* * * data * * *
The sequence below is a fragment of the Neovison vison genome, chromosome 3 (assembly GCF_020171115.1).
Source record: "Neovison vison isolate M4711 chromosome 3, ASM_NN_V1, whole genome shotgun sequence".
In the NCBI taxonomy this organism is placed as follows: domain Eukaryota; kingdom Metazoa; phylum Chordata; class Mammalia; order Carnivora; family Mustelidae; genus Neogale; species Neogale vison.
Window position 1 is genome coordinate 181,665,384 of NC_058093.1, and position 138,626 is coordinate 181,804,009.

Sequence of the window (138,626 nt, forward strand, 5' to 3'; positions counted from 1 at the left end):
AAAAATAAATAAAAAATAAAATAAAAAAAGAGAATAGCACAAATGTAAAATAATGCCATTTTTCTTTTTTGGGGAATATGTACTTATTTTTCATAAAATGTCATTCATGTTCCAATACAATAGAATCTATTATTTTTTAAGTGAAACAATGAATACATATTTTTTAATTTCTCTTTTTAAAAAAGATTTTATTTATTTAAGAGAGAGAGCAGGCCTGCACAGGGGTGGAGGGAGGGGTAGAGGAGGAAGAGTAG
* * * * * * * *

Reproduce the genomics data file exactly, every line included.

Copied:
The sequence below is a fragment of the Neovison vison genome, chromosome 3 (assembly GCF_020171115.1).
Source record: "Neovison vison isolate M4711 chromosome 3, ASM_NN_V1, whole genome shotgun sequence".
In the NCBI taxonomy this organism is placed as follows: domain Eukaryota; kingdom Metazoa; phylum Chordata; class Mammalia; order Carnivora; family Mustelidae; genus Neogale; species Neogale vison.
Window position 1 is genome coordinate 181,665,384 of NC_058093.1, and position 138,626 is coordinate 181,804,009.

Sequence of the window (138,626 nt, forward strand, 5' to 3'; positions counted from 1 at the left end):
AAAAATAAATAAAAAATAAAATAAAAAAAGAGAATAGCACAAATGTAAAATAATGCCATTTTTCTTTTTTGGGGAATATGTACTTATTTTTCATAAAATGTCATTCATGTTCCAATACAATAGAATCTATTATTTTTTAAGTGAAACAATGAATACATATTTTTTAATTTCTCTTTTTAAAAAAGATTTTATTTATTTAAGAGAGAGAGCAGGCCTGCACAGGGGTGGAGGGAGGGGTAGAGGAGGAAGAGTAG